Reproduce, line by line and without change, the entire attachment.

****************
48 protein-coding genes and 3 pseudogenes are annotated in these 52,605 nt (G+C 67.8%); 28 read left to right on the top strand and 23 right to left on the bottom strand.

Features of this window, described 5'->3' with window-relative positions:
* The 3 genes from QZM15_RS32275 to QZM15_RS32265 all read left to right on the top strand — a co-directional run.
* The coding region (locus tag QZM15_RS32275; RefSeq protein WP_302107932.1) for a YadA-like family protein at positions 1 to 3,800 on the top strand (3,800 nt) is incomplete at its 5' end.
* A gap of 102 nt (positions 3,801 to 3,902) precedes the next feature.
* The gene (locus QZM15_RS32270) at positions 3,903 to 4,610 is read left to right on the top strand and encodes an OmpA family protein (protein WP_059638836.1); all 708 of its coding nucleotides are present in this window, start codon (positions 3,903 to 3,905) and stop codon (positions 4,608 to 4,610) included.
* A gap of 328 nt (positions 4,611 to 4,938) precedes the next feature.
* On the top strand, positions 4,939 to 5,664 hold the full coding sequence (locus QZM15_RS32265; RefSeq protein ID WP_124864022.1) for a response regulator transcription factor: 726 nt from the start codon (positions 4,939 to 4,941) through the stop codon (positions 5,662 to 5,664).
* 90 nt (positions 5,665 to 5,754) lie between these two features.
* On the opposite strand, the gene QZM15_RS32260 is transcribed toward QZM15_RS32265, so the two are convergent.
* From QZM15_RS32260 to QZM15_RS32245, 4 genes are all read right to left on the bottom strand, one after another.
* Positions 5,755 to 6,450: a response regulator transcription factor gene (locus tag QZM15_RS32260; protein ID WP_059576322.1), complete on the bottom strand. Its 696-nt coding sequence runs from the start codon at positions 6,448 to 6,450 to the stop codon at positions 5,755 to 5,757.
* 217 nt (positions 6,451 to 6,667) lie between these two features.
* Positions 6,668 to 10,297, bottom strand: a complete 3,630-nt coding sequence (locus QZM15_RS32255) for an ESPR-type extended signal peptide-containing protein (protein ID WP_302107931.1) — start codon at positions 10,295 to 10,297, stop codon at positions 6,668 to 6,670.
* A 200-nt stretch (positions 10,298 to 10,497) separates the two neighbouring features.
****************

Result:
48 protein-coding genes and 3 pseudogenes are annotated in these 52,605 nt (G+C 67.8%); 28 read left to right on the top strand and 23 right to left on the bottom strand.

Features of this window, described 5'->3' with window-relative positions:
* The 3 genes from QZM15_RS32275 to QZM15_RS32265 all read left to right on the top strand — a co-directional run.
* The coding region (locus tag QZM15_RS32275; RefSeq protein WP_302107932.1) for a YadA-like family protein at positions 1 to 3,800 on the top strand (3,800 nt) is incomplete at its 5' end.
* A gap of 102 nt (positions 3,801 to 3,902) precedes the next feature.
* The gene (locus QZM15_RS32270) at positions 3,903 to 4,610 is read left to right on the top strand and encodes an OmpA family protein (protein WP_059638836.1); all 708 of its coding nucleotides are present in this window, start codon (positions 3,903 to 3,905) and stop codon (positions 4,608 to 4,610) included.
* A gap of 328 nt (positions 4,611 to 4,938) precedes the next feature.
* On the top strand, positions 4,939 to 5,664 hold the full coding sequence (locus QZM15_RS32265; RefSeq protein ID WP_124864022.1) for a response regulator transcription factor: 726 nt from the start codon (positions 4,939 to 4,941) through the stop codon (positions 5,662 to 5,664).
* 90 nt (positions 5,665 to 5,754) lie between these two features.
* On the opposite strand, the gene QZM15_RS32260 is transcribed toward QZM15_RS32265, so the two are convergent.
* From QZM15_RS32260 to QZM15_RS32245, 4 genes are all read right to left on the bottom strand, one after another.
* Positions 5,755 to 6,450: a response regulator transcription factor gene (locus tag QZM15_RS32260; protein ID WP_059576322.1), complete on the bottom strand. Its 696-nt coding sequence runs from the start codon at positions 6,448 to 6,450 to the stop codon at positions 5,755 to 5,757.
* 217 nt (positions 6,451 to 6,667) lie between these two features.
* Positions 6,668 to 10,297, bottom strand: a complete 3,630-nt coding sequence (locus QZM15_RS32255) for an ESPR-type extended signal peptide-containing protein (protein ID WP_302107931.1) — start codon at positions 10,295 to 10,297, stop codon at positions 6,668 to 6,670.
* A 200-nt stretch (positions 10,298 to 10,497) separates the two neighbouring features.